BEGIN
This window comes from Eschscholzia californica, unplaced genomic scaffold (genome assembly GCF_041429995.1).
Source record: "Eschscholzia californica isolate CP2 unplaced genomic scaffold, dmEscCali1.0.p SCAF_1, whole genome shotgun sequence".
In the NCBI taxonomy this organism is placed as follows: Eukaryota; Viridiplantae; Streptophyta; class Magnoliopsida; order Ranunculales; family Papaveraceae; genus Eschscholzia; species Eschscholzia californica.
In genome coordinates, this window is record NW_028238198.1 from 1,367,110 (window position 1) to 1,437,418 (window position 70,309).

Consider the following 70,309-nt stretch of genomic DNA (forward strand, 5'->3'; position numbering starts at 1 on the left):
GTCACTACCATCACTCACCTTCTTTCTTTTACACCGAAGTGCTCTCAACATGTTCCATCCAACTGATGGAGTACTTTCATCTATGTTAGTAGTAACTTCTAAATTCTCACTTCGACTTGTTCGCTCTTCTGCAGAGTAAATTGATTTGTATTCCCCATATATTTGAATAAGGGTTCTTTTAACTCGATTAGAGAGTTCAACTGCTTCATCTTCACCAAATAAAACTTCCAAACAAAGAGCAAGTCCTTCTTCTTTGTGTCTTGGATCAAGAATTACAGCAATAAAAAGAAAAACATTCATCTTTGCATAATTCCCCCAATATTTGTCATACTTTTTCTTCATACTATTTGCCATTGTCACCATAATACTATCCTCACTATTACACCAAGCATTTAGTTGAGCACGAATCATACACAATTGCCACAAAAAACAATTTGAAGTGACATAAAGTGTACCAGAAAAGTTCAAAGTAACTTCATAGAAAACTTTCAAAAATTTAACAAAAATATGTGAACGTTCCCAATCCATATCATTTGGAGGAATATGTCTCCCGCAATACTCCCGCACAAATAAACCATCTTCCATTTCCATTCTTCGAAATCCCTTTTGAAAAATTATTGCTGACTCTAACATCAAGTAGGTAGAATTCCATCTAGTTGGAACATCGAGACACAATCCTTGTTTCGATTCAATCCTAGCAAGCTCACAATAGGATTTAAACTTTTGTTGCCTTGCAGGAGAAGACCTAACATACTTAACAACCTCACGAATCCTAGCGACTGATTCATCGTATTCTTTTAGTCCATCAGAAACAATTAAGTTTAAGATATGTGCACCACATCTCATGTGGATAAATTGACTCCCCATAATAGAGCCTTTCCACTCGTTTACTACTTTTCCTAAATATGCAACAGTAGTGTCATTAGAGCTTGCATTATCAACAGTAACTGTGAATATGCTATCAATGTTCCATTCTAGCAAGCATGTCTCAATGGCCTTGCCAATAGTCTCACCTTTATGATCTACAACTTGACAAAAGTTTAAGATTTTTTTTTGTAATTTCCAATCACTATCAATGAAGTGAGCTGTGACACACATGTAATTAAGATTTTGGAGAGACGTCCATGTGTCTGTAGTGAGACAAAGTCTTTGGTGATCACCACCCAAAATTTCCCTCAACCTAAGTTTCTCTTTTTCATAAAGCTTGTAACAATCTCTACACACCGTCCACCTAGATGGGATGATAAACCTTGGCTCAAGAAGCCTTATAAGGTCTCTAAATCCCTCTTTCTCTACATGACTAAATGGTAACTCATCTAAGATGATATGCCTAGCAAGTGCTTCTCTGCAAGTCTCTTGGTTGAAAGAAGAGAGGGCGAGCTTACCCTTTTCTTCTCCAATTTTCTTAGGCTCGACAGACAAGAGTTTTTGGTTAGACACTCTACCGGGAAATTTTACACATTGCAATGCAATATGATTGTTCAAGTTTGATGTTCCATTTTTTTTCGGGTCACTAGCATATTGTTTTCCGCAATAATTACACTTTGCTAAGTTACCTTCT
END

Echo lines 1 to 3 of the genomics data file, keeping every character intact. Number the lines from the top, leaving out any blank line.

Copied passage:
This window comes from Eschscholzia californica, unplaced genomic scaffold (genome assembly GCF_041429995.1).
Source record: "Eschscholzia californica isolate CP2 unplaced genomic scaffold, dmEscCali1.0.p SCAF_1, whole genome shotgun sequence".
In the NCBI taxonomy this organism is placed as follows: Eukaryota; Viridiplantae; Streptophyta; class Magnoliopsida; order Ranunculales; family Papaveraceae; genus Eschscholzia; species Eschscholzia californica.